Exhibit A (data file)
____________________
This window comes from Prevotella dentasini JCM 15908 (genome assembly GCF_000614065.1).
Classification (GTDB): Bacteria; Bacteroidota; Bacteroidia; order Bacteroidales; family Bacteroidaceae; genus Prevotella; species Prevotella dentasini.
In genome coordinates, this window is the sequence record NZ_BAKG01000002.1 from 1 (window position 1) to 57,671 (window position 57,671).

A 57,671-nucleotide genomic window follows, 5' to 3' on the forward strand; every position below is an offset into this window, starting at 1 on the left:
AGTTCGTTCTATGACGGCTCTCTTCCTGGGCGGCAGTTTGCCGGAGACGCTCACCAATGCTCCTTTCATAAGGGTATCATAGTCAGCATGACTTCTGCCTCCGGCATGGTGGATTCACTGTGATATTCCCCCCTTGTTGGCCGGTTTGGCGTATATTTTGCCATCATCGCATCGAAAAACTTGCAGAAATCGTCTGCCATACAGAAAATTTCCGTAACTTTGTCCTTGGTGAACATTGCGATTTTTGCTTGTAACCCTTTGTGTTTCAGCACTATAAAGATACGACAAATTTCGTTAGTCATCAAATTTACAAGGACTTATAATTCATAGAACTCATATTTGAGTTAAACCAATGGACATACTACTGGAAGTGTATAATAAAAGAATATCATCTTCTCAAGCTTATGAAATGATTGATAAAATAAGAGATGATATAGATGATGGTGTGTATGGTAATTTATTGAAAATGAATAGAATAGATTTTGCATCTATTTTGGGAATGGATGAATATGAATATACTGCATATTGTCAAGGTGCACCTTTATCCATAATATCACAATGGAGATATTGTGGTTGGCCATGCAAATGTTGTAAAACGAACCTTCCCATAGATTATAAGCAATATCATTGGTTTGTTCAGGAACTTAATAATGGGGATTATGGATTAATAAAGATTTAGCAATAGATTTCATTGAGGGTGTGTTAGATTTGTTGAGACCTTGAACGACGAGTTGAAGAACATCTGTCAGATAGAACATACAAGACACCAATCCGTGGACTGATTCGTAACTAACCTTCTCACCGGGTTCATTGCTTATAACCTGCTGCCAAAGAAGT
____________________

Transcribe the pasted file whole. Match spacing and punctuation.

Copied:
This window comes from Prevotella dentasini JCM 15908 (genome assembly GCF_000614065.1).
Classification (GTDB): Bacteria; Bacteroidota; Bacteroidia; order Bacteroidales; family Bacteroidaceae; genus Prevotella; species Prevotella dentasini.
In genome coordinates, this window is the sequence record NZ_BAKG01000002.1 from 1 (window position 1) to 57,671 (window position 57,671).

A 57,671-nucleotide genomic window follows, 5' to 3' on the forward strand; every position below is an offset into this window, starting at 1 on the left:
AGTTCGTTCTATGACGGCTCTCTTCCTGGGCGGCAGTTTGCCGGAGACGCTCACCAATGCTCCTTTCATAAGGGTATCATAGTCAGCATGACTTCTGCCTCCGGCATGGTGGATTCACTGTGATATTCCCCCCTTGTTGGCCGGTTTGGCGTATATTTTGCCATCATCGCATCGAAAAACTTGCAGAAATCGTCTGCCATACAGAAAATTTCCGTAACTTTGTCCTTGGTGAACATTGCGATTTTTGCTTGTAACCCTTTGTGTTTCAGCACTATAAAGATACGACAAATTTCGTTAGTCATCAAATTTACAAGGACTTATAATTCATAGAACTCATATTTGAGTTAAACCAATGGACATACTACTGGAAGTGTATAATAAAAGAATATCATCTTCTCAAGCTTATGAAATGATTGATAAAATAAGAGATGATATAGATGATGGTGTGTATGGTAATTTATTGAAAATGAATAGAATAGATTTTGCATCTATTTTGGGAATGGATGAATATGAATATACTGCATATTGTCAAGGTGCACCTTTATCCATAATATCACAATGGAGATATTGTGGTTGGCCATGCAAATGTTGTAAAACGAACCTTCCCATAGATTATAAGCAATATCATTGGTTTGTTCAGGAACTTAATAATGGGGATTATGGATTAATAAAGATTTAGCAATAGATTTCATTGAGGGTGTGTTAGATTTGTTGAGACCTTGAACGACGAGTTGAAGAACATCTGTCAGATAGAACATACAAGACACCAATCCGTGGACTGATTCGTAACTAACCTTCTCACCGGGTTCATTGCTTATAACCTGCTGCCAAAGAAGT